Recent Legislation Requires Tax Exempt Organizations to E-File

By Donell L. Gibson, Jr.

February 18, 2020 | Corporate Blog

The Internal Revenue Service (“IRS”) recently announced that the Taxpayer First Act (H.R.3151), enacted on July 1, 2019, requires tax exempt organizations to electronically file information returns and related forms.  Organizations that have previously filed paper forms will receive a letter from the IRS informing them of this change and the filing deadlines will vary by form type.  The following IRS forms are subject to the new electronic filing requirement: Form 990; Form 990-PF; Form 990-EZ; Form 8872; and, Form 1065. 

Under the new law, organizations that file IRS Forms 990 and 990-PF and have tax years ending on July 31, 2020, and later, must now file electronically.  Those that file IRS Forms 990 and 990-PF and have tax years ending on or before June 30, 2020, however, may still file paper forms for that tax year. All IRS Forms 990 and 990-PF must then be filed electronically for all subsequent tax years. Organizations required to file IRS Forms 990-T and 4720 may also submit paper forms pending conversion into electronic format.  

Small organizations are allowed a “postponement” as a form of transition relief under the new law.  In other words, the IRS will accept either paper or electronic returns filed by these organizations for tax years ending on or before June 30, 2021.  IRS Form 990-EZ must be filed electronically for tax years ending July 31, 2021, and later.  Note, IRS Form 990-EZ may be filed by organizations with annual gross receipts less than $200,000, and total assets at tax year-end less than $500,000.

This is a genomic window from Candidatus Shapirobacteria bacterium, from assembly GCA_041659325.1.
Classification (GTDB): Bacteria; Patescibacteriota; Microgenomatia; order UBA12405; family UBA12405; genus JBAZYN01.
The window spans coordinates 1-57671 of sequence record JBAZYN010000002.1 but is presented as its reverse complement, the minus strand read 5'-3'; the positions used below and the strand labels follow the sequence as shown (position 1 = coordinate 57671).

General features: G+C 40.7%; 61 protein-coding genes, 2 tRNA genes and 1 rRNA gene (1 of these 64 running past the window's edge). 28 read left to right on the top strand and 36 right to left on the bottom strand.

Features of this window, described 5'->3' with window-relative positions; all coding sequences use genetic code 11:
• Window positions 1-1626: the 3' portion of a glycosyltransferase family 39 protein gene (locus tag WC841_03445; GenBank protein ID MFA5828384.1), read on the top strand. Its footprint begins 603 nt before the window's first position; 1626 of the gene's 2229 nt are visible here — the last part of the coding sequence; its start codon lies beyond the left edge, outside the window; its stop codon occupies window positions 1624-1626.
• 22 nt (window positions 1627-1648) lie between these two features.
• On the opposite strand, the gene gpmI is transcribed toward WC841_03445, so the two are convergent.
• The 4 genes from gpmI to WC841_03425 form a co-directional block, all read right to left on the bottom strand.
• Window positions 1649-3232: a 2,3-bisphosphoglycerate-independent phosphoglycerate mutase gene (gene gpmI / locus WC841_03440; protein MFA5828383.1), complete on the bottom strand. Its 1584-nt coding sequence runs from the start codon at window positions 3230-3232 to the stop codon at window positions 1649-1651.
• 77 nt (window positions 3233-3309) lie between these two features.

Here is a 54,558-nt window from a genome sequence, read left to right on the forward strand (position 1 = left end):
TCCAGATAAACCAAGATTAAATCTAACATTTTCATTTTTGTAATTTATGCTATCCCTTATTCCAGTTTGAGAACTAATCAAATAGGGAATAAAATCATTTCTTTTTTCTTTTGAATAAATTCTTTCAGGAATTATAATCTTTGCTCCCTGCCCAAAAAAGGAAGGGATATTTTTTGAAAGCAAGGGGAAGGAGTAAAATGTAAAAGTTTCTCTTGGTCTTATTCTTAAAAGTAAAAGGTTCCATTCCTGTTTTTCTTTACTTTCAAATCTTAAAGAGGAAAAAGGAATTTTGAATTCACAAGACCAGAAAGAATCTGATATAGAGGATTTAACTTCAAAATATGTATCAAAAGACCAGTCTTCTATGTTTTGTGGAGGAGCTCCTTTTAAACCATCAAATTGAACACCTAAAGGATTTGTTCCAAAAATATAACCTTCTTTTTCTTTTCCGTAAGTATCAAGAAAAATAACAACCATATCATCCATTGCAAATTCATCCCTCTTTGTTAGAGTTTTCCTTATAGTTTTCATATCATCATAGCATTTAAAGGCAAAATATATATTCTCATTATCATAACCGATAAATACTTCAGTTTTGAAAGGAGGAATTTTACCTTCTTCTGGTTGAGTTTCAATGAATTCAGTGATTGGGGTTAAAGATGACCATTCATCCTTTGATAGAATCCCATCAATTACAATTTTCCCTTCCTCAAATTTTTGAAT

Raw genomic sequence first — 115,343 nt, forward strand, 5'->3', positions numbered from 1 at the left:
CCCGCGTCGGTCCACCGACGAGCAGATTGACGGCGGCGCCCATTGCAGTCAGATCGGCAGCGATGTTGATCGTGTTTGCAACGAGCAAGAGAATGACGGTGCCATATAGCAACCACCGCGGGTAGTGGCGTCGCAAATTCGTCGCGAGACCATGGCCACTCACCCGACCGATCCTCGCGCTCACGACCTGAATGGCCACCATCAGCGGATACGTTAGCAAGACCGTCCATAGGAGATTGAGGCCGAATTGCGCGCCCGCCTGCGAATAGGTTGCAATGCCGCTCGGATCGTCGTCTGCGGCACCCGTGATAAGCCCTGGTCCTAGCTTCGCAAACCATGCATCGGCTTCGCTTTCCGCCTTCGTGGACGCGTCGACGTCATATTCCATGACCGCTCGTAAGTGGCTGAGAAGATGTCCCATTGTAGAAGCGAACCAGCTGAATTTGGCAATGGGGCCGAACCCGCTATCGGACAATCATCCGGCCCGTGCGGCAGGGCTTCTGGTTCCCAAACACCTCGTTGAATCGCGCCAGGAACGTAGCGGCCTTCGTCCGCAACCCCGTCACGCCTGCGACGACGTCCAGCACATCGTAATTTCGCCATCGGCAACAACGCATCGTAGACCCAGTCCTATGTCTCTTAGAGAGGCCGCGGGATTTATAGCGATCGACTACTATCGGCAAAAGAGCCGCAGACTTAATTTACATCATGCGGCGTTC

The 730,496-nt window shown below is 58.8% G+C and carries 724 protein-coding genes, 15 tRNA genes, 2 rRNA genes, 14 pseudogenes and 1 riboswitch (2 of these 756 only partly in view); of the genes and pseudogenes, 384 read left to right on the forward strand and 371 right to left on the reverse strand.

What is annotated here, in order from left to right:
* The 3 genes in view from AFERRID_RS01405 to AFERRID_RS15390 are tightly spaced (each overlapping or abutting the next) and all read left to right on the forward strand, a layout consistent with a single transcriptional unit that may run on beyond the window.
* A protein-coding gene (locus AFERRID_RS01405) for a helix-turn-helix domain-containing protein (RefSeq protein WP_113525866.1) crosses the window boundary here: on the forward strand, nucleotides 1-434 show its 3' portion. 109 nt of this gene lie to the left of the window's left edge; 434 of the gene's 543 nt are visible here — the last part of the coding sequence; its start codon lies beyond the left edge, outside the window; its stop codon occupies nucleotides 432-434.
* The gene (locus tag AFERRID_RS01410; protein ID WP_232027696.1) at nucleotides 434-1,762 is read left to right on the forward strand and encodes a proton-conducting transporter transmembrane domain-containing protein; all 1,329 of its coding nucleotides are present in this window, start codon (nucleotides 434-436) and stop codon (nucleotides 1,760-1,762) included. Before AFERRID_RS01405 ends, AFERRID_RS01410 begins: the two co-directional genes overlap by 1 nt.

IRS Form 8872 must be filed electronically for organizations with reporting information periods starting on or after January, 2020.  Such organizations include political parties, political action committees and campaign committees of candidates for federal, state or local office.

If you have questions about electronically filing your tax exempt organization’s information return or related forms with the IRS, please contact Matthew R. Clouden at

Disclaimer: The information in this post is provided for general informational purposes only, and may not reflect the current law in your jurisdiction. No information contained in this post should be construed as legal advice from our firm or the individual author, nor is it intended to be a substitute for legal counsel on any subject matter. No reader of this post should act or refrain from acting on the basis of any information included in, or accessible through, this post without seeking the appropriate legal or other professional advice on the particular facts and circumstances at issue from a lawyer licensed in the recipient’s state, country or other appropriate licensing jurisdiction.

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